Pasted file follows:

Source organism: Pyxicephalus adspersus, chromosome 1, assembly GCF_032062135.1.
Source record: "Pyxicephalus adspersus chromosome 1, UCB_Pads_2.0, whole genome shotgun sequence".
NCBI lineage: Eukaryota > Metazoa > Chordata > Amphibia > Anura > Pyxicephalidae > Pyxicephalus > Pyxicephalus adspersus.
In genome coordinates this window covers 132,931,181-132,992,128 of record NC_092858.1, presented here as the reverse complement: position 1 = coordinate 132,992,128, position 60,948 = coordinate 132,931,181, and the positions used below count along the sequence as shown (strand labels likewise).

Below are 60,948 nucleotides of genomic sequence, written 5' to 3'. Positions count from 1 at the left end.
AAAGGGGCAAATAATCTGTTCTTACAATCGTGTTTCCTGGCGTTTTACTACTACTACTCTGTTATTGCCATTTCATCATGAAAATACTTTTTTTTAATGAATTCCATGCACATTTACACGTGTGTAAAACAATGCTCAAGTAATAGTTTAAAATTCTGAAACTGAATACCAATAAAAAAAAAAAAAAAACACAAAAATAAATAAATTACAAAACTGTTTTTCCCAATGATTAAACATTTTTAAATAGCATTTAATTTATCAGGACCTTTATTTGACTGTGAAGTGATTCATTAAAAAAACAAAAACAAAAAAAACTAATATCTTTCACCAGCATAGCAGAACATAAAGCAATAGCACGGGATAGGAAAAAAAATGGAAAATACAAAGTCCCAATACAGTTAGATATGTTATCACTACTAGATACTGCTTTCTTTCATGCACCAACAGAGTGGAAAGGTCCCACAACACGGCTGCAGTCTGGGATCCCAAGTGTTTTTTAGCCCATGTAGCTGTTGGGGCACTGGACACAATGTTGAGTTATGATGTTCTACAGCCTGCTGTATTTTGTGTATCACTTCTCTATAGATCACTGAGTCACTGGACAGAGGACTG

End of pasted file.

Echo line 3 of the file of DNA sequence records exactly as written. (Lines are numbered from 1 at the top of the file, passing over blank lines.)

NCBI lineage: Eukaryota > Metazoa > Chordata > Amphibia > Anura > Pyxicephalidae > Pyxicephalus > Pyxicephalus adspersus.